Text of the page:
Your Marriage Gives A Glimpse Into Eternity: Is It Heaven or Hell?

I had the privilege of officiating the wedding of Gettysburg College alumni last weekend. Revelation 21:1-8 has become my favorite passage for marriage ceremonies because it gives a vision of the greatest wedding of all time — God’s. In heaven, Jesus will take His bride (the church) as his own and they will live happily ever after. This passage at the end of the Bible hits all five senses as it compares the mysteries of eternity to marriage .

  1. Sight: “I saw a new heaven and a new earth for the first heaven and the first earth had passed away, and . . . I saw the holy city, new Jerusalem, coming down out of heaven from God, prepared as a bride adorned for her husband.” (Rev. 21:1-2) In heaven, God’s people will be like “a bride adorned for her husband!” Is there anything more beautiful? Consider the hope this offers those ashamed of their flaws and failures — to be seen as supremely beautiful by God!
  2. Sound: “I heard a loud voice from the throne saying, ‘Behold, the dwelling place of God is with man.’” (Rev. 21:3) These are the most anticipated words in the whole Bible. Before that great wedding day, we enjoy visits from God, messages from God, and walks with God — engagement, but not marriage. But starting that day, all boundaries will be removed. We will share one home and finally get to enjoy full, intimate access with the one for whom we were made! Consider the hope this offers those who are alone and forgotten.
  3. Touch“He will wipe every tear from their eyes.” (Rev. 21:4) Notice the tenderness of the divine touch. In heaven, God will wipe away all tears. Verse four continues, “death shall be no more, neither shall their be mourning, nor crying, nor pain anymore, for the former things have passed away.” If there is no mourning, what tears remain for God to wipe away? I think these are wedding tears. The kind you shed when you look at your beloved and realize “I don’t deserve you, but I am so thankful you are mine!” Before heaven, we share lonely and painful tears. In heaven, we will share tears that result from laughing until you cry and God will be right there: laughing, smiling, and pulling us close to gently wipe away every happy tear! Consider the hope this gives those who presently drench their pillow with bitter tears.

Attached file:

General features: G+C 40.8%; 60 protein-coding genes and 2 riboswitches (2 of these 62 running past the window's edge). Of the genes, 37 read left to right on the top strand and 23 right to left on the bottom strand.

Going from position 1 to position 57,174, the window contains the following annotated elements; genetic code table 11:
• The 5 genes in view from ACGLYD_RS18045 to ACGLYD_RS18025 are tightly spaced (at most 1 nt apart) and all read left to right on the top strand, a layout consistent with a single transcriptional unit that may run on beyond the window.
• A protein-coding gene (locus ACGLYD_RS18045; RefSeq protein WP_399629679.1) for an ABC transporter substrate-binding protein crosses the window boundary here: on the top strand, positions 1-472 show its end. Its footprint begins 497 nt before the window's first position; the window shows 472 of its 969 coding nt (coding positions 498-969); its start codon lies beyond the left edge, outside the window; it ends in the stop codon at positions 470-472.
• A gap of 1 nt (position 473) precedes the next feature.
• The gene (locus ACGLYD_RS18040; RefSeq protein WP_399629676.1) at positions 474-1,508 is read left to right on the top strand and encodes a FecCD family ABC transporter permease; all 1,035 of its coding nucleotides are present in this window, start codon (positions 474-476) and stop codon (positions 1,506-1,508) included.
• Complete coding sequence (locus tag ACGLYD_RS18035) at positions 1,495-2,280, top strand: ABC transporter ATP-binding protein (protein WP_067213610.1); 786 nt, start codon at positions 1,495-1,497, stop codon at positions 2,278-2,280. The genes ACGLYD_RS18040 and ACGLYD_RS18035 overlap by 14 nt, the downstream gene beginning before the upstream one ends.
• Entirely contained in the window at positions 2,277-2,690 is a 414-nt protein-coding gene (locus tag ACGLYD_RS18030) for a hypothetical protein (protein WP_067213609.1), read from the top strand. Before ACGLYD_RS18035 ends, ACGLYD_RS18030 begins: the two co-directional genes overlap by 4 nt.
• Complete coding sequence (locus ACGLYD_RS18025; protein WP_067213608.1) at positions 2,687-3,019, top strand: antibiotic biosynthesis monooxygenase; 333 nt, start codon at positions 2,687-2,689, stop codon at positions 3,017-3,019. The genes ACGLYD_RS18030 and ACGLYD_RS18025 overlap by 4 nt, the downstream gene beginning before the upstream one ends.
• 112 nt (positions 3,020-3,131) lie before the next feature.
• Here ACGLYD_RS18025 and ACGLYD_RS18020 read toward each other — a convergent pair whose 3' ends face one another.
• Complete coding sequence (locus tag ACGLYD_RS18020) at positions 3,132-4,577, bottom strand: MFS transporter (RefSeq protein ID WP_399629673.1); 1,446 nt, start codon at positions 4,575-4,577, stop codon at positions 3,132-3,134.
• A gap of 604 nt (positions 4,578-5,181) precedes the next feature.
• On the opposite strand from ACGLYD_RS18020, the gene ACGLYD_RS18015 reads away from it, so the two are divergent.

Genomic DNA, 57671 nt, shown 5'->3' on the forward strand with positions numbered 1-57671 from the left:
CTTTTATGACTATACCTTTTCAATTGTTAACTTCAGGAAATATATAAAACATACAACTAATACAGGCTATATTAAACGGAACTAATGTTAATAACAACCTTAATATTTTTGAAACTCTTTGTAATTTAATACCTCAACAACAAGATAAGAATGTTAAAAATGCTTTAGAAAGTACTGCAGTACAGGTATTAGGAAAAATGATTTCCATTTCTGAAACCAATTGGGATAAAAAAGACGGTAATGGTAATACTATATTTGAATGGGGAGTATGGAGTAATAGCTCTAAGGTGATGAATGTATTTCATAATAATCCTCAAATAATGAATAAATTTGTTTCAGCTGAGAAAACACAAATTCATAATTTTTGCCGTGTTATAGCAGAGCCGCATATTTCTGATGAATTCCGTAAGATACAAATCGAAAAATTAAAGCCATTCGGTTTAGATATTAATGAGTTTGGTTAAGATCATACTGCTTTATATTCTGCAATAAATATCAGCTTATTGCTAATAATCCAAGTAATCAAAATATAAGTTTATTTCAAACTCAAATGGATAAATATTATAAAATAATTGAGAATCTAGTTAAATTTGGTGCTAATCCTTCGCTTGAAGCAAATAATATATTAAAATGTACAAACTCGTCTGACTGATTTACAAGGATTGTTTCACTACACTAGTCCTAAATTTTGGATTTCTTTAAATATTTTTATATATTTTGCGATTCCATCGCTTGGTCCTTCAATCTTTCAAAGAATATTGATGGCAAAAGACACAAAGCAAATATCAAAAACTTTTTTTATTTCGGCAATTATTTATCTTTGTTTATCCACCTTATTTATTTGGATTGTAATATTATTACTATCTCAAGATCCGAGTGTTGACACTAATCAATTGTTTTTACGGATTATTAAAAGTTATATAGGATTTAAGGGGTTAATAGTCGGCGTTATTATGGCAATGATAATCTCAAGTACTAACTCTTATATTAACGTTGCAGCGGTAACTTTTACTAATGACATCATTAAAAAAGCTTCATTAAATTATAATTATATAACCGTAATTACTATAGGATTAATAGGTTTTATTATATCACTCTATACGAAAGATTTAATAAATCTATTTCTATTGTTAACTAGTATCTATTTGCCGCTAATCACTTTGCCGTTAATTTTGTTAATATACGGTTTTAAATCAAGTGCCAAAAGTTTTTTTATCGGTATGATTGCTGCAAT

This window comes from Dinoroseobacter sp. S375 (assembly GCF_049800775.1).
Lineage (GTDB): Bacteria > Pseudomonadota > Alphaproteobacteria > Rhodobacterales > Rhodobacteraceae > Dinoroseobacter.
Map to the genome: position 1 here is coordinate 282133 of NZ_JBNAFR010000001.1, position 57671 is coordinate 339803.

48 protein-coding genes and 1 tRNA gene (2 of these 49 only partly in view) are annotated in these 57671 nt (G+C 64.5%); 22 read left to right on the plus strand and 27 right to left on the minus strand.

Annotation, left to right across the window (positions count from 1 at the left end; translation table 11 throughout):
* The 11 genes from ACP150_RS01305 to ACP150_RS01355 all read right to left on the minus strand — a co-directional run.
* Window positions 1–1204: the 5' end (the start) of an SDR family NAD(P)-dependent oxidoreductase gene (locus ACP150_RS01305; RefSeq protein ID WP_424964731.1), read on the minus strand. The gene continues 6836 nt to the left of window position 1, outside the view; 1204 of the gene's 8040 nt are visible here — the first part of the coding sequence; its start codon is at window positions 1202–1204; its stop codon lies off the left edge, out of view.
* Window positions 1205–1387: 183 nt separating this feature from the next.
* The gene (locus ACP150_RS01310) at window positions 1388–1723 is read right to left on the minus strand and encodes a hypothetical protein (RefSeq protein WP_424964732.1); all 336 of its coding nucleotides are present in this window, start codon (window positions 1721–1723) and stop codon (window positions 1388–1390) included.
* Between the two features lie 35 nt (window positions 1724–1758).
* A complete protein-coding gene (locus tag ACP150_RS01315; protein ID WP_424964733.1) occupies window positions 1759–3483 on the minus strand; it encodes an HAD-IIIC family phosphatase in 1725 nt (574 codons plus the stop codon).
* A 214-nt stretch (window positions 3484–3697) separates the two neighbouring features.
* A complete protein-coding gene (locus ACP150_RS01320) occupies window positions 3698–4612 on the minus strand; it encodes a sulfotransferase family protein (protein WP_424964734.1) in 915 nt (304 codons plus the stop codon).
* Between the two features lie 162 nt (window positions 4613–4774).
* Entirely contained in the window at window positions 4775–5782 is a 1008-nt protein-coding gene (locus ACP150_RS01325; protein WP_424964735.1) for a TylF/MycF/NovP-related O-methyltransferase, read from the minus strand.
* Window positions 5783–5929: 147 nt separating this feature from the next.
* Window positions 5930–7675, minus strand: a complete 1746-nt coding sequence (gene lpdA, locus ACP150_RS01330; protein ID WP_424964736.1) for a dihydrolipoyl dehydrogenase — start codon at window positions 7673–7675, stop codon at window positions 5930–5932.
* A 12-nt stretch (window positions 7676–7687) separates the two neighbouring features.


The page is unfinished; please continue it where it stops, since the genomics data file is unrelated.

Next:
4. Taste“I am making all things new… It is done! I am the Alpha and Omega, the beginning and the end. To the thirsty I will give from the spring of water of life without payment.” (Rev. 21:5-6) All things will be made new as we drink from the spring of life, without payment! “It is done” echoes the words Jesus cried from the cross. We feast for free because God already paid the bill for the wedding banquet. Savor the feast — living water, a new earth… resurrected bodies! Only God can afford such a lavish spread. Consider the hope this offers to those who, after tasting all this world offers, remain thirsty for more!
  5. Smell – God’s wedding banquet delights four of our five senses, but God reserves the sense of smell to warn us of an alternate reality. Hell will be God’s final divorce from covenant breakers. “As for the cowardly, the faithless, the detestable, as for murderers, the sexually immoral, sorcerers, idolaters and all liars, their portion will be in the lake that burns with fire and sulfur.” (Rev. 21:8) Burning sulfur tops the list of terrible odors. The warning is clear. Hell, like divorce, stinks! All those who choose separation from God – through covenant breaking – will eventually be granted their divorce.